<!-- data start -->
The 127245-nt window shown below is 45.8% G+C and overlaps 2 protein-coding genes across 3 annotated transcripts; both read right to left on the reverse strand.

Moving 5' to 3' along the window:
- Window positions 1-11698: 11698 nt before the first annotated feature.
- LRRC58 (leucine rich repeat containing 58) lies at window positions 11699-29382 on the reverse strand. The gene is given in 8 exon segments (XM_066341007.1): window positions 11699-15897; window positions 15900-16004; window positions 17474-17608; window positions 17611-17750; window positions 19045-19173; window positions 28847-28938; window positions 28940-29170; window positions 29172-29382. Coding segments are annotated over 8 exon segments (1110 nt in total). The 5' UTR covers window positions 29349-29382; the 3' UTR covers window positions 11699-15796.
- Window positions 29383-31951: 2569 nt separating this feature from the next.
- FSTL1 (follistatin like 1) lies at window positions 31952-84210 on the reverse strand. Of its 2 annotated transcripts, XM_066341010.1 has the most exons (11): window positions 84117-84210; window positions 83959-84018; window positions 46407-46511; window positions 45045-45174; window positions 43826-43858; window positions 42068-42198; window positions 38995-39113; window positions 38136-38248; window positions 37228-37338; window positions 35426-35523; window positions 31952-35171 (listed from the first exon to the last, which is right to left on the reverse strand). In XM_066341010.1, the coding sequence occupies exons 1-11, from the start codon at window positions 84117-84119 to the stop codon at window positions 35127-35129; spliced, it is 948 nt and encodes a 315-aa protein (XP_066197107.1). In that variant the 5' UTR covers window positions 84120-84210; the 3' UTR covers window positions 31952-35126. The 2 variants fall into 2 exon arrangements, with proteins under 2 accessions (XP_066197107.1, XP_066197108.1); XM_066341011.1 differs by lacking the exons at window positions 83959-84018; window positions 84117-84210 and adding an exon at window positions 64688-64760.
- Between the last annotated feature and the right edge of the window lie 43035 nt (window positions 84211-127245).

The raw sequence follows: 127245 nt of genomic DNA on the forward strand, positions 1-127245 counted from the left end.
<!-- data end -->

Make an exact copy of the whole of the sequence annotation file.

The 127245-nt window shown below is 45.8% G+C and overlaps 2 protein-coding genes across 3 annotated transcripts; both read right to left on the reverse strand.

Moving 5' to 3' along the window:
- Window positions 1-11698: 11698 nt before the first annotated feature.
- LRRC58 (leucine rich repeat containing 58) lies at window positions 11699-29382 on the reverse strand. The gene is given in 8 exon segments (XM_066341007.1): window positions 11699-15897; window positions 15900-16004; window positions 17474-17608; window positions 17611-17750; window positions 19045-19173; window positions 28847-28938; window positions 28940-29170; window positions 29172-29382. Coding segments are annotated over 8 exon segments (1110 nt in total). The 5' UTR covers window positions 29349-29382; the 3' UTR covers window positions 11699-15796.
- Window positions 29383-31951: 2569 nt separating this feature from the next.
- FSTL1 (follistatin like 1) lies at window positions 31952-84210 on the reverse strand. Of its 2 annotated transcripts, XM_066341010.1 has the most exons (11): window positions 84117-84210; window positions 83959-84018; window positions 46407-46511; window positions 45045-45174; window positions 43826-43858; window positions 42068-42198; window positions 38995-39113; window positions 38136-38248; window positions 37228-37338; window positions 35426-35523; window positions 31952-35171 (listed from the first exon to the last, which is right to left on the reverse strand). In XM_066341010.1, the coding sequence occupies exons 1-11, from the start codon at window positions 84117-84119 to the stop codon at window positions 35127-35129; spliced, it is 948 nt and encodes a 315-aa protein (XP_066197107.1). In that variant the 5' UTR covers window positions 84120-84210; the 3' UTR covers window positions 31952-35126. The 2 variants fall into 2 exon arrangements, with proteins under 2 accessions (XP_066197107.1, XP_066197108.1); XM_066341011.1 differs by lacking the exons at window positions 83959-84018; window positions 84117-84210 and adding an exon at window positions 64688-64760.
- Between the last annotated feature and the right edge of the window lie 43035 nt (window positions 84211-127245).

The raw sequence follows: 127245 nt of genomic DNA on the forward strand, positions 1-127245 counted from the left end.